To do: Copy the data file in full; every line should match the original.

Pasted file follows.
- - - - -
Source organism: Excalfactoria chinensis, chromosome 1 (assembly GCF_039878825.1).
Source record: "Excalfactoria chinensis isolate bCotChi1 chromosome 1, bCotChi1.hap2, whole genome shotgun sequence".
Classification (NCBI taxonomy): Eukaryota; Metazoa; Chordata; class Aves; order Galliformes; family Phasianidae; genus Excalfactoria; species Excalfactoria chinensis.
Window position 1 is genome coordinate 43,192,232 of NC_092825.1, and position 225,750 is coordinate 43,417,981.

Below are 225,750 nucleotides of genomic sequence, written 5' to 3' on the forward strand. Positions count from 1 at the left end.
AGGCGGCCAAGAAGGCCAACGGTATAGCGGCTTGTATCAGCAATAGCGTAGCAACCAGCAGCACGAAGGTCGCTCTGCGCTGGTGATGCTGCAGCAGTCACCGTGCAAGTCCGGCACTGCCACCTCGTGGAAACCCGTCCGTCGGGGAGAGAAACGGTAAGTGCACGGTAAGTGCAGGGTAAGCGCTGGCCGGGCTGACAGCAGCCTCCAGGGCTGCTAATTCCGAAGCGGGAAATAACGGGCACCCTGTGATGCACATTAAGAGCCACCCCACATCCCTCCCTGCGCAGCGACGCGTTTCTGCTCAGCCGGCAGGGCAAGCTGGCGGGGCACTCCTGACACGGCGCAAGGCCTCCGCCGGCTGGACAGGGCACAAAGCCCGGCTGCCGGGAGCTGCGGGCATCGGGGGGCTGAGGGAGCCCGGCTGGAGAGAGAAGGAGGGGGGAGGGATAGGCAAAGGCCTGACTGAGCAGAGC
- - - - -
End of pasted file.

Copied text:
Source organism: Excalfactoria chinensis, chromosome 1 (assembly GCF_039878825.1).
Source record: "Excalfactoria chinensis isolate bCotChi1 chromosome 1, bCotChi1.hap2, whole genome shotgun sequence".
Classification (NCBI taxonomy): Eukaryota; Metazoa; Chordata; class Aves; order Galliformes; family Phasianidae; genus Excalfactoria; species Excalfactoria chinensis.
Window position 1 is genome coordinate 43,192,232 of NC_092825.1, and position 225,750 is coordinate 43,417,981.

Below are 225,750 nucleotides of genomic sequence, written 5' to 3' on the forward strand. Positions count from 1 at the left end.
AGGCGGCCAAGAAGGCCAACGGTATAGCGGCTTGTATCAGCAATAGCGTAGCAACCAGCAGCACGAAGGTCGCTCTGCGCTGGTGATGCTGCAGCAGTCACCGTGCAAGTCCGGCACTGCCACCTCGTGGAAACCCGTCCGTCGGGGAGAGAAACGGTAAGTGCACGGTAAGTGCAGGGTAAGCGCTGGCCGGGCTGACAGCAGCCTCCAGGGCTGCTAATTCCGAAGCGGGAAATAACGGGCACCCTGTGATGCACATTAAGAGCCACCCCACATCCCTCCCTGCGCAGCGACGCGTTTCTGCTCAGCCGGCAGGGCAAGCTGGCGGGGCACTCCTGACACGGCGCAAGGCCTCCGCCGGCTGGACAGGGCACAAAGCCCGGCTGCCGGGAGCTGCGGGCATCGGGGGGCTGAGGGAGCCCGGCTGGAGAGAGAAGGAGGGGGGAGGGATAGGCAAAGGCCTGACTGAGCAGAGC